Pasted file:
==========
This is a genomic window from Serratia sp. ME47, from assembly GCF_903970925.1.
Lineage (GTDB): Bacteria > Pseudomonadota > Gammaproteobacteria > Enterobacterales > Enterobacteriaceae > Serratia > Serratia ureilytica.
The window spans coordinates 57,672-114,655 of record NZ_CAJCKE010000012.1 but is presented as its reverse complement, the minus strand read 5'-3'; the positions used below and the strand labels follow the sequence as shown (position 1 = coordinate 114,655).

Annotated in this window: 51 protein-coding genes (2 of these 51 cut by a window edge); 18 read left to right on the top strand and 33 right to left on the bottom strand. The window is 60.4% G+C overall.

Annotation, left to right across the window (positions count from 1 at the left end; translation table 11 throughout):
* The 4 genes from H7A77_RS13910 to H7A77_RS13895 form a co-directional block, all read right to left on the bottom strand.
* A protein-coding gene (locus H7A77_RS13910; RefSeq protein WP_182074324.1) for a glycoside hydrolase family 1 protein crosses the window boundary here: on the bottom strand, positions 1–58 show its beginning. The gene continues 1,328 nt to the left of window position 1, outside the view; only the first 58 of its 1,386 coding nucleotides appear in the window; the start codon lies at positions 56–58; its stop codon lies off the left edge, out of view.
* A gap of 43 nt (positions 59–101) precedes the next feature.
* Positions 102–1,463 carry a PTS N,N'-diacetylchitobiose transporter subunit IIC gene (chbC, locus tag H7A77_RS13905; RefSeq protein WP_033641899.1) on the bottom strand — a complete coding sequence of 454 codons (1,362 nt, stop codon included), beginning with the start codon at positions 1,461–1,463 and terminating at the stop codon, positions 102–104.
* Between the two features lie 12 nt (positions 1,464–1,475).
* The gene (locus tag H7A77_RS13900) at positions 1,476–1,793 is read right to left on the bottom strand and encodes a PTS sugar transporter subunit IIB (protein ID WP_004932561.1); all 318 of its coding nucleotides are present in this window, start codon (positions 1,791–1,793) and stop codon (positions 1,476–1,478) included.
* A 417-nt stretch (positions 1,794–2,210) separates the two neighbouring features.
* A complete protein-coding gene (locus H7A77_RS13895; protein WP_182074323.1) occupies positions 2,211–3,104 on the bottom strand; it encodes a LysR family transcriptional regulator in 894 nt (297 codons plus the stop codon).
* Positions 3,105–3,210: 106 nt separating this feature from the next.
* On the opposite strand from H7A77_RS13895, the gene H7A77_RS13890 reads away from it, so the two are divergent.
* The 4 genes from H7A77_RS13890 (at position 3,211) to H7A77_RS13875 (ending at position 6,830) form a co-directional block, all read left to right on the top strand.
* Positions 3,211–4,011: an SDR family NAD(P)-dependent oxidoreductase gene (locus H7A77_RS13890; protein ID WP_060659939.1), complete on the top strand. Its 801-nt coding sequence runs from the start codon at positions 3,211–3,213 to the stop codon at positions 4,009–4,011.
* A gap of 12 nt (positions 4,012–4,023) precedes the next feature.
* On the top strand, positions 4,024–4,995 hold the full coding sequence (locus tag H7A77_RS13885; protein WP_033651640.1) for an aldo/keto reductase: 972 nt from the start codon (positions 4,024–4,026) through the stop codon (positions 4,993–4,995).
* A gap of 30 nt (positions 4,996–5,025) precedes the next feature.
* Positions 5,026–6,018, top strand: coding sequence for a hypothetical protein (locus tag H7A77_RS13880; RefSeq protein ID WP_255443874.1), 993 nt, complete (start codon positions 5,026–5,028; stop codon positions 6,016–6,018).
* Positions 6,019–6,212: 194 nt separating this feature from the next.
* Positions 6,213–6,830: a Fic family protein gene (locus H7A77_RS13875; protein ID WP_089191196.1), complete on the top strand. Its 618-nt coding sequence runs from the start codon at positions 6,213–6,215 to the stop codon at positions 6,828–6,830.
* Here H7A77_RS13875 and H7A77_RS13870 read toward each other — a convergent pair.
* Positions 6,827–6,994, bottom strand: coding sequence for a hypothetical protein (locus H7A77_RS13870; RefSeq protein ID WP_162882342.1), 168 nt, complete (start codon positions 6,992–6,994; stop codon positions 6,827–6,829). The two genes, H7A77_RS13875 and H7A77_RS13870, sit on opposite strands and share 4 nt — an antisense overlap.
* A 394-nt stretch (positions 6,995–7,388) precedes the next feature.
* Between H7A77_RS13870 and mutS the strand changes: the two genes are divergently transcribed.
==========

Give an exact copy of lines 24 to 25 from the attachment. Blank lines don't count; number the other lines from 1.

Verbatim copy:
* Here H7A77_RS13875 and H7A77_RS13870 read toward each other — a convergent pair.
* Positions 6,827–6,994, bottom strand: coding sequence for a hypothetical protein (locus H7A77_RS13870; RefSeq protein ID WP_162882342.1), 168 nt, complete (start codon positions 6,992–6,994; stop codon positions 6,827–6,829). The two genes, H7A77_RS13875 and H7A77_RS13870, sit on opposite strands and share 4 nt — an antisense overlap.